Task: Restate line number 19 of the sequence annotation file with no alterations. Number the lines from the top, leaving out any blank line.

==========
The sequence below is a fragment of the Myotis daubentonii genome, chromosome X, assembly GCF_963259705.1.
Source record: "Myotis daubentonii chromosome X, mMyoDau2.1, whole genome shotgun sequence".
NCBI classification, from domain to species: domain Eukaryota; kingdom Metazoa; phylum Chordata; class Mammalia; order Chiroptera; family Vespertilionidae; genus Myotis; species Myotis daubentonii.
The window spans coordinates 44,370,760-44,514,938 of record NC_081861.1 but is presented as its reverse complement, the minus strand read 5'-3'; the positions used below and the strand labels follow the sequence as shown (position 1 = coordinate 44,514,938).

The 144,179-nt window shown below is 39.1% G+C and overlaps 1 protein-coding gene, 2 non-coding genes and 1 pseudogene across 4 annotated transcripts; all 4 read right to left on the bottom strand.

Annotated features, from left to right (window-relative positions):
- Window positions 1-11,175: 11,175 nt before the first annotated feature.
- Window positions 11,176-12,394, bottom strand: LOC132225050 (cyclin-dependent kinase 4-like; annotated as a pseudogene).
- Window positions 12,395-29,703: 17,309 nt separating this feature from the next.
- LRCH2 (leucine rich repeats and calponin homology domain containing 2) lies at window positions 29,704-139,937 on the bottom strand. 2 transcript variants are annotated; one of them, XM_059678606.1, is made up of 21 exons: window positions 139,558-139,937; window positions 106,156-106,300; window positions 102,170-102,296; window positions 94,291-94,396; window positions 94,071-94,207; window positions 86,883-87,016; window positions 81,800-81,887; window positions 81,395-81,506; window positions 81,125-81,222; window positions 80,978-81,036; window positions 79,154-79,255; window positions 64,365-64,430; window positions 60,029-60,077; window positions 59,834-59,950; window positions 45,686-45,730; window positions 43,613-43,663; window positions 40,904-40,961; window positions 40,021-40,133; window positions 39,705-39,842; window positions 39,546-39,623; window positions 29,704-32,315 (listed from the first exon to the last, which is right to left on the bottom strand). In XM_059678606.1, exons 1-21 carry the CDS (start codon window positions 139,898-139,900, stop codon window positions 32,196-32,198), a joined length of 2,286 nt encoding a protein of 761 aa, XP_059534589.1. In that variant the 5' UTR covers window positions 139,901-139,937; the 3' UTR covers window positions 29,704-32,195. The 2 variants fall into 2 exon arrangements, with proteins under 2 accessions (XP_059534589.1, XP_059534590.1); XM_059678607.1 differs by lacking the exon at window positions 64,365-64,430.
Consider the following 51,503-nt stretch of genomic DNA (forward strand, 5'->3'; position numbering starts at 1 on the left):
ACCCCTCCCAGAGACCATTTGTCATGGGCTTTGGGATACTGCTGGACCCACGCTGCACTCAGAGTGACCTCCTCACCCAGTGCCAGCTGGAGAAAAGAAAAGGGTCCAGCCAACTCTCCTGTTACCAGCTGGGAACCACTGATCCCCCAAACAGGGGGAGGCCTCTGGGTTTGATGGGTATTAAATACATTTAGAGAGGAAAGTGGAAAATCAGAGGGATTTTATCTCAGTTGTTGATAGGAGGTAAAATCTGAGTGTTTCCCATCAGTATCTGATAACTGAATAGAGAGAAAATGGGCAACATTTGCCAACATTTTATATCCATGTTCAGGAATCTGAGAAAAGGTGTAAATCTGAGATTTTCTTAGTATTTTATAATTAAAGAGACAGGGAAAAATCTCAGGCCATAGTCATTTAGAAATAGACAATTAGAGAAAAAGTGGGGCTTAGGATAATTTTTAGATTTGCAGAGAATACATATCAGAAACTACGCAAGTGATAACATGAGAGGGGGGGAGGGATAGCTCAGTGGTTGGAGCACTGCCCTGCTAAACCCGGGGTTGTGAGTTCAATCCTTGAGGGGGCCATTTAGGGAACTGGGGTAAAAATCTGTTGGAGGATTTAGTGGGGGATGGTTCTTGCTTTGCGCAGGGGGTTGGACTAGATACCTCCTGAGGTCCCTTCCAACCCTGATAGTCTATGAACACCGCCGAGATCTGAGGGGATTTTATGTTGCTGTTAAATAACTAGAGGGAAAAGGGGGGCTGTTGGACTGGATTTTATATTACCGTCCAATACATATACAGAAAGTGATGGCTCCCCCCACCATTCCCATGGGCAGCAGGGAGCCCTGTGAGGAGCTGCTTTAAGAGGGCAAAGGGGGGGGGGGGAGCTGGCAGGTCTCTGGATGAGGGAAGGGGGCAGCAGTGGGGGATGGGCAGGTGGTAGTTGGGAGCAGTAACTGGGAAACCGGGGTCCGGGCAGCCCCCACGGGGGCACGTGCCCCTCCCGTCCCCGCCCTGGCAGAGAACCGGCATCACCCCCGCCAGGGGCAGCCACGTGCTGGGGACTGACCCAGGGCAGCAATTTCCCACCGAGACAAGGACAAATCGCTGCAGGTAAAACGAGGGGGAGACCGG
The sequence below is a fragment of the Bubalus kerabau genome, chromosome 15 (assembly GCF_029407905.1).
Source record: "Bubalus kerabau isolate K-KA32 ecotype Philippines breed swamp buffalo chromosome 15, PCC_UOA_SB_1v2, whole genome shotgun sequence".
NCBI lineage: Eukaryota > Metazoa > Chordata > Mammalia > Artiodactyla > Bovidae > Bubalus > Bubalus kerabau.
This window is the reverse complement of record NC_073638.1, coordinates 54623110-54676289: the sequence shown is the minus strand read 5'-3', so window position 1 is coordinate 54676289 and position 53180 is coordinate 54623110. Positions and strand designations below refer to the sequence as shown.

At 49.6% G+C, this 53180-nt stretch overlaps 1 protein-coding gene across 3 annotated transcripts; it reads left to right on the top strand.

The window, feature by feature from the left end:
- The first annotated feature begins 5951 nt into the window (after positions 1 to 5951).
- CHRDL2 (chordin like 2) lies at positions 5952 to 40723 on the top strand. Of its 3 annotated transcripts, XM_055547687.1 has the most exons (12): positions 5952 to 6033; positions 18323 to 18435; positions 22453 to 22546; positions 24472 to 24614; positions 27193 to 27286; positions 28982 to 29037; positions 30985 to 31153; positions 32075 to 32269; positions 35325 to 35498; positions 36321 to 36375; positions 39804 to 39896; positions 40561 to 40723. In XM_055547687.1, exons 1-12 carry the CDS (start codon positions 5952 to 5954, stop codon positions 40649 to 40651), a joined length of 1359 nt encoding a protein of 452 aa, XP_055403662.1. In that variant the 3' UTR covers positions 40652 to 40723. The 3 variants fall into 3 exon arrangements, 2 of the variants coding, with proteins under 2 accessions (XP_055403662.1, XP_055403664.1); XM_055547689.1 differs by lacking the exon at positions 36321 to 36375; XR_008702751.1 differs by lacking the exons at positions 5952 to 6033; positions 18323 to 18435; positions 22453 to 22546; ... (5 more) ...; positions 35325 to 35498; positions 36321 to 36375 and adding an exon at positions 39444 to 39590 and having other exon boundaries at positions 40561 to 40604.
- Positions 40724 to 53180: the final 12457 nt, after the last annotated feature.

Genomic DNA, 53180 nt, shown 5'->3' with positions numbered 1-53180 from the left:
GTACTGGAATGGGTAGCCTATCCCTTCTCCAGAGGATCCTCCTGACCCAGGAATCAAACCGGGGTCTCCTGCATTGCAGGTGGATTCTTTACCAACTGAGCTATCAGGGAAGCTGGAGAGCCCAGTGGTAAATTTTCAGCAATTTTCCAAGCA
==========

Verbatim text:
- The first annotated feature begins 5951 nt into the window (after positions 1 to 5951).